Ahead of the RB13’s first test in Barcelona next week, interviews with members of the Red Bull Racing team are now available.
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Team Principal Christian Horner talks about Red Bull in a changing Formula 1, the team’s exciting driver pairing and his expectations for the 2017 season.
Members of the technical team talk about the challenges and opportunities arising from the radical 2017 regulation changes, the design of the RB13 and the excitement ahead of the first test in Barcelona. These interviews feature Chief Technical Officer Adrian Newey, Head of Aerodynamics Dan Fallows, Chief Engineering Officer Rob Marshall, Chief Engineer (Car Engineering) Paul Monaghan and Chief Engineer (Performance Engineering) Pierre Waché.
About Christian Horner:
Christian’s path to the top rung of the Formula One management ladder began behind the wheel, as a talented young racer. After rising through the ranks to Formula 3000 level in the late 1990s, Christian eventually hung up his helmet and moved to a management role. At the age of 25, he founded the Arden International race team and quickly built the squad into a formidable winning machine.
Three consecutive International Formula 3000 team championships from 2002-2004 as well as Drivers’ titles in 2003 and 2004 brought the young team owner to the attention of Red Bull owner Dietrich Mateschitz and when the company decided to field its own F1 entry in 2005, it turned to Horner to run the operation.
A solid first season in F1 saw Christian guide the Team to seventh in the Constructors’ Championship but the real success came at the end of the campaign when Christian secured the services of legendary designer Adrian Newey as Chief Technical Officer.
Development was swift over the following two seasons and by 2009 the Team was in a position to capitalise on major rule change within the sport. Red Bull Racing took its first win, and it’s first 1-2 victory, at the Chinese Grand Prix in 2009 and the triumph sparked a winning streak that by the end of the campaign would see the Team visit the top step of the podium on six occasions in all.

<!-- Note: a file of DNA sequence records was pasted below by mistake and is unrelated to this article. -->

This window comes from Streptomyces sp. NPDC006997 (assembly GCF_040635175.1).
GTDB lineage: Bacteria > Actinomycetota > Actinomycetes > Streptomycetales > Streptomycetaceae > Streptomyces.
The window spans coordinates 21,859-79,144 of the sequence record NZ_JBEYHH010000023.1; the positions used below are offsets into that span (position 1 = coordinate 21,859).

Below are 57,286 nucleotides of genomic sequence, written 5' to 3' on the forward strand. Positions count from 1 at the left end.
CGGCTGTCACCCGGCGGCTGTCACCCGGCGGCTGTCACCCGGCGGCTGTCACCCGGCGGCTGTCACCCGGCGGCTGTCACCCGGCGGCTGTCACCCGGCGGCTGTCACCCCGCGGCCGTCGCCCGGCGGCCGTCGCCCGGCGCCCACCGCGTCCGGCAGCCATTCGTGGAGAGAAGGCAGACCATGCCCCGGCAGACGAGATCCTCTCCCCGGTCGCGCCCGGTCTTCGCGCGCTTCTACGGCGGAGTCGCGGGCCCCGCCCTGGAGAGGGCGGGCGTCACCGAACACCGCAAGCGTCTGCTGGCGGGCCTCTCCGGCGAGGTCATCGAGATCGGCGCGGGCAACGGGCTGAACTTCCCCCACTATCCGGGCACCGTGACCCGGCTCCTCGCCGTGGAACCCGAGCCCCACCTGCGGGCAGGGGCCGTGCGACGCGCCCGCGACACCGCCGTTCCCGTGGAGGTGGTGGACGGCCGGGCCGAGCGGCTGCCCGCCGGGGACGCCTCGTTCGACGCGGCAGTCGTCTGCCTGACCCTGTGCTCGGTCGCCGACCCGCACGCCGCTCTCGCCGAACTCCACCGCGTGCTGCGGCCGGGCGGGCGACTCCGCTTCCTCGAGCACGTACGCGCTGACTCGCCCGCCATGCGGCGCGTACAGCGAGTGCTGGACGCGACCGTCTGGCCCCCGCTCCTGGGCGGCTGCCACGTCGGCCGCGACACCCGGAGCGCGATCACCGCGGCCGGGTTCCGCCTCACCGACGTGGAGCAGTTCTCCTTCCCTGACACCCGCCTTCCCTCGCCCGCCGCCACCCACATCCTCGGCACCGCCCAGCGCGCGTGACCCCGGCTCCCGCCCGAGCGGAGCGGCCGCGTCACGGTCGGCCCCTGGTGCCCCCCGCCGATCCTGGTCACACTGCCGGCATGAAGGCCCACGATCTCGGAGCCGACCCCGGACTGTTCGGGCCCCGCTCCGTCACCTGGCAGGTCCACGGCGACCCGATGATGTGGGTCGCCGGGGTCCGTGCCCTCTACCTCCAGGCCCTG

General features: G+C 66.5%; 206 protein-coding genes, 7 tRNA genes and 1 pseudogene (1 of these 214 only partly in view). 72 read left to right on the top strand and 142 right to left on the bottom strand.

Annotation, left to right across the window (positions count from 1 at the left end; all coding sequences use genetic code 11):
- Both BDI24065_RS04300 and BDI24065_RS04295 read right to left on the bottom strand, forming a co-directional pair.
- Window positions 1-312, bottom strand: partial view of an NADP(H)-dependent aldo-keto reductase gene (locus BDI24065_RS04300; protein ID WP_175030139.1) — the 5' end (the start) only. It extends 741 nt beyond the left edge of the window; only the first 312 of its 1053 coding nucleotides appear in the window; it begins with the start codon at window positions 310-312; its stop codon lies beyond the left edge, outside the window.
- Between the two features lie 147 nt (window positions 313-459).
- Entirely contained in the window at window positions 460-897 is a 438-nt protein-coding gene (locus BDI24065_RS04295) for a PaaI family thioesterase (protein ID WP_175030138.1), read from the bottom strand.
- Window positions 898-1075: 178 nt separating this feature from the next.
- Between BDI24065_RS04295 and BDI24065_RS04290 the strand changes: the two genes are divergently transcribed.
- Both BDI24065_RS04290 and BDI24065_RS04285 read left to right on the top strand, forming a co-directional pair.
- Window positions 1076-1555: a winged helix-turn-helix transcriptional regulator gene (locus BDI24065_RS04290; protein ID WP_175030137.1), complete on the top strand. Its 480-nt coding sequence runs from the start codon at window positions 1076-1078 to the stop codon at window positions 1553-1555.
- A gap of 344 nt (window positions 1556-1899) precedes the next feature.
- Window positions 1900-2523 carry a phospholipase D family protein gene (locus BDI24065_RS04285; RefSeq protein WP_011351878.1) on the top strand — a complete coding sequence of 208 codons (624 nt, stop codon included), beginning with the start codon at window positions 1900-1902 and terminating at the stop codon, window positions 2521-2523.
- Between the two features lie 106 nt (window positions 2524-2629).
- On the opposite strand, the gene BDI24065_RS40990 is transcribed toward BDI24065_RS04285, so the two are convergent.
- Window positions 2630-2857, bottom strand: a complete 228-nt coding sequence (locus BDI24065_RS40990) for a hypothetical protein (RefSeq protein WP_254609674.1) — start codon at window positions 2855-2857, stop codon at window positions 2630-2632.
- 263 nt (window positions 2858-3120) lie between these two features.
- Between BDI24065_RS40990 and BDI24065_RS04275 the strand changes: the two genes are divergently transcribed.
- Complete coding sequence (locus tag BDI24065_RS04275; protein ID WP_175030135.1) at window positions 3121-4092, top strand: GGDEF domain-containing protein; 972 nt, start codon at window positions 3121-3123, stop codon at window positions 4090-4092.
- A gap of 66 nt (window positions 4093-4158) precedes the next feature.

The Team’s 2009 success proved to be only the start, however, and in 2010 Christian led the Team to its first Drivers’ and Constructors’ titles. With unstoppable momentum reached, three more double World Championships followed (in 2011, 2012 and 2013), and by the end of 2013, a glorious half-decade of success had resulted in 47 wins and 57 pole positions.
Tougher times were on the horizon, however, and when Formula 1 introduced hybrid power units in 2014 the Team’s dominance ended abruptly.
A tough path to second in the 2014 Constructors’ Championship was followed by a disappointingly winless 2015 and a drop to fourth in the team’s battle in 2015. However, despite the downturn, the Team, under Christian’s leadership, remained resolute and ambitious and the rebuilding process soon began to reap dividends.
Two wins in 2016, including a first for new recruit and the sport’s youngest winner Max Verstappen, signalled an upswing and over the following three seasons the team would take 10 more victories and finish in P3 in the Constructors’ every year. And the steady hand at the tiller has been key to the recovery.
Internally, talent has been invested in, exceptional star drivers have been uncovered and beneficial new partnerships have been forged. Fifteen years ago, the future of F1’s boldest team looked bright when F1’s youngest team principal took charge, and though there are a few more grey hairs apparent, nothing else has changed.